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Women as culture - click opera
February 2010
 
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Sat, Oct. 15th, 2005 11:06 am
Women as culture

Brian Eno—a man both refreshing and right, a rare combination—said in an interview about 15 years ago that it was important for him to have a studio in Kentish Town because it brought him into close contact with a stream of beautiful, fashionable young women, and that women were underestimated as cultural objects; it was just as important, Eno thought, to pay attention to the fashions and hairstyles of attractive women as to note what was playing at, well, the English National Opera (ENO). Perhaps more so.

On the face of it, that doesn't seem like a very controversial stance. It seems semiotic, democratic, and slightly erotic; the comment of a man who loves women, and loves culture, and is prepared to see women—or at least the strangers passing by his door—as culture. The logical extension of this is that one would "review" women, or the cultural signifiers they display, in exactly the same way as one reviews, say, a classic record by Caetano Veloso. And of course newspapers and blogs do this; papers have fashion coverage, and back in August I ended my Click Opera Beauty Week with a paen to the beauty of a girl called Nine.

Well, today I'd like to tell you that it's had a significant impact on the quality of my week to discover that Kumi Okamoto of Paris-based band Konki Duet has grown her hair long, as you can see from the photo above, where she's modelling a raw silk blouse from Paris Chinatown company Hoaly (reduced from €25 to just €16, hurry hurry!).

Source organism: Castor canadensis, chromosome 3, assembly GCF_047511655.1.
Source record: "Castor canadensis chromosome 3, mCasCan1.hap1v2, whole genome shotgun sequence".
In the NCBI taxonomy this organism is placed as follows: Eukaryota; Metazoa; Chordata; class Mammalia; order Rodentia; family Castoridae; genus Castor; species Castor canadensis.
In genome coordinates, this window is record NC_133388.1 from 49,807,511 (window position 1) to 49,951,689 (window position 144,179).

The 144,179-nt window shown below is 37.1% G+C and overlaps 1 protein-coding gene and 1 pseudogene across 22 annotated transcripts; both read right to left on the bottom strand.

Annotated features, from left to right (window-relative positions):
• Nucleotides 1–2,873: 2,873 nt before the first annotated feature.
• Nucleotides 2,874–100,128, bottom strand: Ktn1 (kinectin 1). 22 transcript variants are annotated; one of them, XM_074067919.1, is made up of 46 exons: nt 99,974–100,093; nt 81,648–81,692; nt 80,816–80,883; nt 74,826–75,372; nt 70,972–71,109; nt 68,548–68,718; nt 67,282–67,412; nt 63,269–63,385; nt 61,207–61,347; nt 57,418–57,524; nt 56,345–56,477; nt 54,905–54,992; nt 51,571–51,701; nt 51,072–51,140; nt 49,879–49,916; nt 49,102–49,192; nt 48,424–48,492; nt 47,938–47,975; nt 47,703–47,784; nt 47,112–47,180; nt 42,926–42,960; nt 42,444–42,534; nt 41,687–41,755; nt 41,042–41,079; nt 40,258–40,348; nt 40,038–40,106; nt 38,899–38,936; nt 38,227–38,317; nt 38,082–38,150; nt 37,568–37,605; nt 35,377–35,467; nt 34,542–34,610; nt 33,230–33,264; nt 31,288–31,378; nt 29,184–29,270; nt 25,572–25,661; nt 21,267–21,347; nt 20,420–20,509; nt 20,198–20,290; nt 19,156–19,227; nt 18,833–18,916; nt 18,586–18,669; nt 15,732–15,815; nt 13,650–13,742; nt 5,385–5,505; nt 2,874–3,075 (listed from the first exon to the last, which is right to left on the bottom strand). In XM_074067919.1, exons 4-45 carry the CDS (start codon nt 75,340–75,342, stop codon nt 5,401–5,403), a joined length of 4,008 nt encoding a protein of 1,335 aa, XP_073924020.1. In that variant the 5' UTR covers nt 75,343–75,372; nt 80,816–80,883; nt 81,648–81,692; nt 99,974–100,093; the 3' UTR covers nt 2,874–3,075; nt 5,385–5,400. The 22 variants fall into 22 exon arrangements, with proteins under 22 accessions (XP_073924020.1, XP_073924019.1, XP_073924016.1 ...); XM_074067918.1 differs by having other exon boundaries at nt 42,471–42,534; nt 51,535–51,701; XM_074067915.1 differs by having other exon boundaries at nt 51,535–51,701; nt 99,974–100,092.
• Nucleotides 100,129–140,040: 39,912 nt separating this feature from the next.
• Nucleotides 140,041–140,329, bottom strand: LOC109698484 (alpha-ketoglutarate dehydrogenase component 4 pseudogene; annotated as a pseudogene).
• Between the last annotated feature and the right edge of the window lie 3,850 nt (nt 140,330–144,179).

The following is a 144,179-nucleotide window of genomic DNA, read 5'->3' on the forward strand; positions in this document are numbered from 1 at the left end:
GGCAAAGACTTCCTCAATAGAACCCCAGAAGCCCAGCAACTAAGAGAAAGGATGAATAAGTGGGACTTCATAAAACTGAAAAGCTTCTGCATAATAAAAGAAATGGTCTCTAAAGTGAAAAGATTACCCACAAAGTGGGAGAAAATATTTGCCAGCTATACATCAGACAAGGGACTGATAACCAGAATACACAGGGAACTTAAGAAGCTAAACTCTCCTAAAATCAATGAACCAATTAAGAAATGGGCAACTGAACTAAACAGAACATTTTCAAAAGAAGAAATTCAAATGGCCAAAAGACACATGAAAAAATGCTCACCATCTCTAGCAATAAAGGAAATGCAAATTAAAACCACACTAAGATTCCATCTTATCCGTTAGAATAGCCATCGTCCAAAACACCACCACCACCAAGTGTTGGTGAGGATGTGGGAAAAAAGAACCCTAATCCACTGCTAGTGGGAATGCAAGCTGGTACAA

Of course, treating women as culture is problematical. Here are some of the problems, abstracted from complaints that arose when I "reviewed" Nine (not from Nine herself, mind you, but from "feminist" male friends of hers):

1. Women are cultural, of course, but they're not just culture. They're people too!
My response: But of course culture isn't just culture either. It's people too, and when you review it you hurt or help people.

2. How can you, as a man, distinguish your aesthetic appreciation of a woman from your sexual appreciation of her?
My response: I can't. The pleasure parts of our brains are so intimately connected with bodily pleasures—our appetites for sex and food—that it's silly to even try to disentangle the aesthetic from the sensual. But please don't assume I'm trying to seduce every woman I express appreciation of.

3. The woman may not like to be appreciated, and your girlfriend may not like you to speak about your admiration for other women!
My response: This argument comes from men, not from the women I'm "reviewing" and not from my girlfriend, who's quite capable of discussing the beauty of other women with me. The women in question have posted images of themselves in public places, seeking aesthetic admiration... as we all do. It makes the world a better place.

4. You're paying too much attention to how people look, and not enough to how they are inside!